“ The powers that dwell in indivi- ing rights, immediately arise. If reliduals acting as a government,” he gion be a personal obligation--if it be elsewhere describes by resembling the anything more than the practice of magisterial to the parental character. unmeaning ceremonies--if it be a cerIn other places he expressly declares, tain state of intellect and heart-the “The governors are reasoning agents father or the employer can have no busifor the nation, in their conjoint acts as ness to enforce religious observances such ;” and denies that the people are upon his household; for he thereby entitled to more than a beneficial use invades that private right which is of the funds raised by taxation.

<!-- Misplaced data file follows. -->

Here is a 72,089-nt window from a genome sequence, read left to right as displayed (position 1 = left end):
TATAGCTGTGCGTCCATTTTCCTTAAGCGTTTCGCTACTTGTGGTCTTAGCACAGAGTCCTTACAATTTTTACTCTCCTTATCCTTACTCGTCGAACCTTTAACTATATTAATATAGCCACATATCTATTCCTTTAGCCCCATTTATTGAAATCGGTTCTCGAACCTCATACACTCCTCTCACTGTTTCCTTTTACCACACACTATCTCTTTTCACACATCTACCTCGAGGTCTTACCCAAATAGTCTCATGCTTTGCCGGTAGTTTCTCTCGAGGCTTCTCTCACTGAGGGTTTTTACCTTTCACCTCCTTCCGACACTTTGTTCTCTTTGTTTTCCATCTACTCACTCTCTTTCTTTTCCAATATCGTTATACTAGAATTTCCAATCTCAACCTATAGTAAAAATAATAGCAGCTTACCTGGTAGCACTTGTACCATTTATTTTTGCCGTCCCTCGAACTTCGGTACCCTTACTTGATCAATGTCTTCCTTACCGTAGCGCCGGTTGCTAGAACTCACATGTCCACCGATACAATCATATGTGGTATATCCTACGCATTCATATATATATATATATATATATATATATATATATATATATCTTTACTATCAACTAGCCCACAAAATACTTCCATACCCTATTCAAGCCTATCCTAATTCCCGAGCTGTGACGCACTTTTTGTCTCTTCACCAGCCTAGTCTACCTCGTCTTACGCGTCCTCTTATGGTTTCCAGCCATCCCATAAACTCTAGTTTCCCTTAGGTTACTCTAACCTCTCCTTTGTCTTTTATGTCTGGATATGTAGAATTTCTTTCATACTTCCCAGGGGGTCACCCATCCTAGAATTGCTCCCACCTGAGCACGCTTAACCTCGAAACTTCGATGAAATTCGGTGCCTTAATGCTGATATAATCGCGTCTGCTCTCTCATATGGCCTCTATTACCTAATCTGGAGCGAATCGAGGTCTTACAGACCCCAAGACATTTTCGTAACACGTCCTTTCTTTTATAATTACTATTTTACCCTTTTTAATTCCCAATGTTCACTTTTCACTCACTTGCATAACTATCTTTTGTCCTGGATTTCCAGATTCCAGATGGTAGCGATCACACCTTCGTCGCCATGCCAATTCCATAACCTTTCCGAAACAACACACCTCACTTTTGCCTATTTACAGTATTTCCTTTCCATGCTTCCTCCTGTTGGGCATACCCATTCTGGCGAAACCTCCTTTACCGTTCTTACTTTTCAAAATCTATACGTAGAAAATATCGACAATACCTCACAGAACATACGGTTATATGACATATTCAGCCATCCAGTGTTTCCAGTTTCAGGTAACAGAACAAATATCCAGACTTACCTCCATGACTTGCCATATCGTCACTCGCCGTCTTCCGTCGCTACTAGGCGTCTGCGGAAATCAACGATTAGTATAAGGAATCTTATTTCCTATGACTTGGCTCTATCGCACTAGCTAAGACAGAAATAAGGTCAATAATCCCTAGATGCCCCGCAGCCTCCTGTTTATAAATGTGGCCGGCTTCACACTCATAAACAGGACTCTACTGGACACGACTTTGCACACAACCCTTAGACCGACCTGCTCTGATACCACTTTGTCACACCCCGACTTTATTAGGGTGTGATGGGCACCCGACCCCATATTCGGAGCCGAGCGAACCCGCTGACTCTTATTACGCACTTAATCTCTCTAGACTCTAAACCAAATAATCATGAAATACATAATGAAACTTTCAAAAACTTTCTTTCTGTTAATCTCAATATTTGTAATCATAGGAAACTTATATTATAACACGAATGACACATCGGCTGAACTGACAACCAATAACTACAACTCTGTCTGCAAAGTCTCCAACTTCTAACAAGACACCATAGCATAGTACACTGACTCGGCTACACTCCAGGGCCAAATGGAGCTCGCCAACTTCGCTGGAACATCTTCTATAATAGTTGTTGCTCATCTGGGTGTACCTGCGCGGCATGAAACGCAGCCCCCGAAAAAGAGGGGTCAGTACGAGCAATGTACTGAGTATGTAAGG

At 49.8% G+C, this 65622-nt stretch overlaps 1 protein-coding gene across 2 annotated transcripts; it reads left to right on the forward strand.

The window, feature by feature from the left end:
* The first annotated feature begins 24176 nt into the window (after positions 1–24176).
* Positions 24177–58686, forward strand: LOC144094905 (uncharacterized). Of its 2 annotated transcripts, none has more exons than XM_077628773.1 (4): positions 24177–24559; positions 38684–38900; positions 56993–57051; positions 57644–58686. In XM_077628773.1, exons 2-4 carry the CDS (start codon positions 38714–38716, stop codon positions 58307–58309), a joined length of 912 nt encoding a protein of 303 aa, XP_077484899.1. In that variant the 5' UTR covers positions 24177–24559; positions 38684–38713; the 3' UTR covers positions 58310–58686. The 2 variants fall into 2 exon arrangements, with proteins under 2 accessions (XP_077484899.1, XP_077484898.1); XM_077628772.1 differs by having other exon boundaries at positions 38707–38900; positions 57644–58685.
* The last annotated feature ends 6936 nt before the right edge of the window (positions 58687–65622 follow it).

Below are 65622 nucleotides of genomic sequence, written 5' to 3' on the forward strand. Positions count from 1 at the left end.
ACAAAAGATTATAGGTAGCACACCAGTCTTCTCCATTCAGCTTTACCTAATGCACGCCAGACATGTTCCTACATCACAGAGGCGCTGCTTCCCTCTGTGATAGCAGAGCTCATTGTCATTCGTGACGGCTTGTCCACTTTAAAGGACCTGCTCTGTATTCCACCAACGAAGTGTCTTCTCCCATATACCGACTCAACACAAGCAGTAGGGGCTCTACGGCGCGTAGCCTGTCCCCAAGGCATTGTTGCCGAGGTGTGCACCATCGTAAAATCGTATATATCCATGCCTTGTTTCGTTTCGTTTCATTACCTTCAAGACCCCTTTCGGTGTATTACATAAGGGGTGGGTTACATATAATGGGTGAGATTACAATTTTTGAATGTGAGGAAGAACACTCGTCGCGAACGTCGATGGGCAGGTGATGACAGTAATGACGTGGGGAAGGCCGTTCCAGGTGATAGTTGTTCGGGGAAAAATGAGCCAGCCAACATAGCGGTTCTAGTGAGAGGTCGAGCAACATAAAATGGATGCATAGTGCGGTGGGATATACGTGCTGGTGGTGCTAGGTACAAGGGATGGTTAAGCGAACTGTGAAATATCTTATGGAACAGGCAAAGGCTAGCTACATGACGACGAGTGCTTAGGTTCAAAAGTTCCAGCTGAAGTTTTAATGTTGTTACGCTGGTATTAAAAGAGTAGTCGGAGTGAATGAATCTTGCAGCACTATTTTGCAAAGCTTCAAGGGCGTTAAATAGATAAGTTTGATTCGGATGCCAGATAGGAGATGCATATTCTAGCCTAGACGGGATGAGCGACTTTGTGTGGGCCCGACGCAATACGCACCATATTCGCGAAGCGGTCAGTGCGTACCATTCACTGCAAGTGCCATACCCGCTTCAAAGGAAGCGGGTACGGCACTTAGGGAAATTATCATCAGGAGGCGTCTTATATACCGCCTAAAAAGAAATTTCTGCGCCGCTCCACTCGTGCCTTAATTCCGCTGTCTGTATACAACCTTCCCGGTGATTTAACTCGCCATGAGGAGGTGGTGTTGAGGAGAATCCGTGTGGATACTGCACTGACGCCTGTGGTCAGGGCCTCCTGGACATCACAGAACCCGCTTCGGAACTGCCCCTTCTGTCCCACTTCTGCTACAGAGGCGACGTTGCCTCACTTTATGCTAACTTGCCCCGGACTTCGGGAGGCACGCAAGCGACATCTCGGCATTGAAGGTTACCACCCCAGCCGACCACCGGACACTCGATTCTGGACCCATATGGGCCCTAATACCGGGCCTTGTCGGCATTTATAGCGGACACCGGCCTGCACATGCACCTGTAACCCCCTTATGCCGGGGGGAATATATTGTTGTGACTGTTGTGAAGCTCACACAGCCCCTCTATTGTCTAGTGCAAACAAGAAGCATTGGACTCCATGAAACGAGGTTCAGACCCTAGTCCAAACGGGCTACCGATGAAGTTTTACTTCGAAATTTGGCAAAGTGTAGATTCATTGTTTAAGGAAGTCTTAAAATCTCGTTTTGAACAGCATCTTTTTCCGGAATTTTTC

necessarily involved in the private In these two sentences we have indi- obligation. The influence of example cated the prominent characteristic, and of solicitation is the only force Mr. Macaulay would say the funda- which he can legitimately put into mental errors of the book ;-the con- ' operation; and he must remember how